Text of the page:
American diplomats met face-to-face with Taliban representatives in Qatar last week to discuss laying the groundwork for peace talks, according to The Wall Street Journal, citing people familiar with the matter.
The aim of the discussion was to build on momentum created by a recent three-day cease-fire, the newspaper reported.
The New York Times reported Saturday that US diplomats met with Taliban representatives in Qatar without Afghan government officials present, citing two senior Taliban officials.
The Wall Street Journal reported that Alice Wells, a top US envoy for South Asia, led the US delegation in talks with members of the Taliban’s political commission.
The State Department did not confirm or deny the talks, which would be a reversal of a longstanding policy and strategy toward the Taliban in Afghanistan. The department has confirmed that Wells was in Doha, but did not say whether she held a face-to-face meeting with Taliban representatives.
“Any negotiations over the political future of Afghanistan will be between the Taliban and Afghan government,” State Department spokeswoman Stephanie Newman told CNN.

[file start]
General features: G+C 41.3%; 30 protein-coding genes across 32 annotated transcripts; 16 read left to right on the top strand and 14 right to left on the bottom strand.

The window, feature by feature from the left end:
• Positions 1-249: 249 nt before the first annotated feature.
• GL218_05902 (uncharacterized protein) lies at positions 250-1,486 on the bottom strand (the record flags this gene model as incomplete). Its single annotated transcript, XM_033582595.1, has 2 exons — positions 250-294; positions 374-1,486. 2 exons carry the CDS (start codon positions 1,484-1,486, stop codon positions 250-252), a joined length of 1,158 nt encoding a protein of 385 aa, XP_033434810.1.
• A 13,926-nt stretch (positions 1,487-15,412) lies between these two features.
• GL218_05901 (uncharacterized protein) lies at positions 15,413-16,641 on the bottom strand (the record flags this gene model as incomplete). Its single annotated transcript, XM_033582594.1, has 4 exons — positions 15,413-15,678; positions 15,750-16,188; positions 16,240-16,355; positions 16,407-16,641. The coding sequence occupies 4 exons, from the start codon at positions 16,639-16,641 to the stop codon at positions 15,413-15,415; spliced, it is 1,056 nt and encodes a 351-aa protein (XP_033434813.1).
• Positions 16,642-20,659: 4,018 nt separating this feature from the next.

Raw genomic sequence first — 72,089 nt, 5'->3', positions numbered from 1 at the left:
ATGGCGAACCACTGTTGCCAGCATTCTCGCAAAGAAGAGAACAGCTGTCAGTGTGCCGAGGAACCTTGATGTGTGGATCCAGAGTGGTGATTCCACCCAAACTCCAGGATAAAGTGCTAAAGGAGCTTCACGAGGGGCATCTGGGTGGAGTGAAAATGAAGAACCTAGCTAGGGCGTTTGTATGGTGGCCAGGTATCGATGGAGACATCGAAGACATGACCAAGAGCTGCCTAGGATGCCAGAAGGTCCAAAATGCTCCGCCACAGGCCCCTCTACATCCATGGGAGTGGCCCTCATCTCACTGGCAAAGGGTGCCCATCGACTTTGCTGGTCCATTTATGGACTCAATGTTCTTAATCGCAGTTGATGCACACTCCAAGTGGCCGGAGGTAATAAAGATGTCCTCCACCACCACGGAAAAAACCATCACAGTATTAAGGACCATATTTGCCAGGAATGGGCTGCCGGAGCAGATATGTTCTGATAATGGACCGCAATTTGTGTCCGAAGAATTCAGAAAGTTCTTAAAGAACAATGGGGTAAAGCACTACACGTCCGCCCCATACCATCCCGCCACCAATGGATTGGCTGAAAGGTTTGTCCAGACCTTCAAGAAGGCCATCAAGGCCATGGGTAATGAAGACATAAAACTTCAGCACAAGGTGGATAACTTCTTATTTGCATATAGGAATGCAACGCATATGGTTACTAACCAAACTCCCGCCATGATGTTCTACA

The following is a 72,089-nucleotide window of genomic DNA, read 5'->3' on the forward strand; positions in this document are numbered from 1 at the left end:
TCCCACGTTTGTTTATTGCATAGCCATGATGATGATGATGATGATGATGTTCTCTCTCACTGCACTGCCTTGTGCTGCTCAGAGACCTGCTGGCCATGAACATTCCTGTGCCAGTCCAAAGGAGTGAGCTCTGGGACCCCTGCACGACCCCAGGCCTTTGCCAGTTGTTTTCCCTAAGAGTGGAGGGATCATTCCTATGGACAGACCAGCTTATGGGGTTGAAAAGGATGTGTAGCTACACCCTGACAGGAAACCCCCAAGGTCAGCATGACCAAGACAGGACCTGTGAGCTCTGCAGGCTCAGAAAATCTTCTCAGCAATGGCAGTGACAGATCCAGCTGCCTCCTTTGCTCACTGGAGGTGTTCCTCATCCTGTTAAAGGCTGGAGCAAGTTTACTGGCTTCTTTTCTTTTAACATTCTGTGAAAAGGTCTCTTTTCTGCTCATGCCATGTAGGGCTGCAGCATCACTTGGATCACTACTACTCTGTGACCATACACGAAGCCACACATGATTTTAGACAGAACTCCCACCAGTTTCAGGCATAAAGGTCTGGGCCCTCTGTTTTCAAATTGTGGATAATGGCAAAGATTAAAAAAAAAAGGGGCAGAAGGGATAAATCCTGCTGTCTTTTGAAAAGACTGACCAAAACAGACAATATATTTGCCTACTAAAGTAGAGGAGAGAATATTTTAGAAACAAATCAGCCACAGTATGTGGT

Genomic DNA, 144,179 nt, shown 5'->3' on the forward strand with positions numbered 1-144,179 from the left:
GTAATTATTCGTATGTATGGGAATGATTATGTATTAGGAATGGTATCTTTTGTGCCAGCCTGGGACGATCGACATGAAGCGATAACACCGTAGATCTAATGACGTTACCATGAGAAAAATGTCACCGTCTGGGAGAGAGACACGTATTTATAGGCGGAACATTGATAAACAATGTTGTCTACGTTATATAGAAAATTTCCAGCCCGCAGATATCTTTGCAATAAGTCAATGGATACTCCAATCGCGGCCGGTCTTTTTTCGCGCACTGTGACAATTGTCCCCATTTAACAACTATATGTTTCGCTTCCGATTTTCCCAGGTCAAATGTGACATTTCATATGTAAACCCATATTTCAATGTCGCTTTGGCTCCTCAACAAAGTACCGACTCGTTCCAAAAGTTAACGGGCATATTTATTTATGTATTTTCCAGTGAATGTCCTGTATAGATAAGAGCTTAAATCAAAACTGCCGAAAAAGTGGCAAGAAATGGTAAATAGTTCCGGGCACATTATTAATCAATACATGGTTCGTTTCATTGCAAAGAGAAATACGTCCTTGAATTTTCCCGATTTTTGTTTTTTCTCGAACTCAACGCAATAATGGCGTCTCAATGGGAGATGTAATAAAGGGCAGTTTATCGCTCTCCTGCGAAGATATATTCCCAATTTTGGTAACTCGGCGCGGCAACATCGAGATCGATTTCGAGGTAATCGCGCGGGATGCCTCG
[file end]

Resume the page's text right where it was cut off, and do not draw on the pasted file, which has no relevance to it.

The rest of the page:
State Department spokeswoman Heather Nauert also confirmed in a news briefing Tuesday that Wells went to Doha, saying only that she met with the country’s deputy prime minister and other government officials to discuss their contributions to the situation in Afghanistan.
A spokesperson for the Taliban responded to CNN’s request for comment by saying he did not have anything to share at this time.
The Taliban has long maintained an informal “political office” in Doha to restart the dormant peace process, according to the Times. The insurgents have always demanded negotiations with the US as a precondition to any peace talks while the American military is still in Afghanistan.
The Times reported earlier this month that the Trump administration urged its top diplomats to seek direct talks with the Taliban to rekindle negotiations to end the war.
According to the Times, US officials insist such talks would not mean the abandonment the longstanding policy that any peace process would be “Afghan owned and Afghan led.”
The Afghan president’s office told the Times on Saturday that it welcomes any support for peace efforts.
CNN’s Ehsan Popalzai contributed to this report.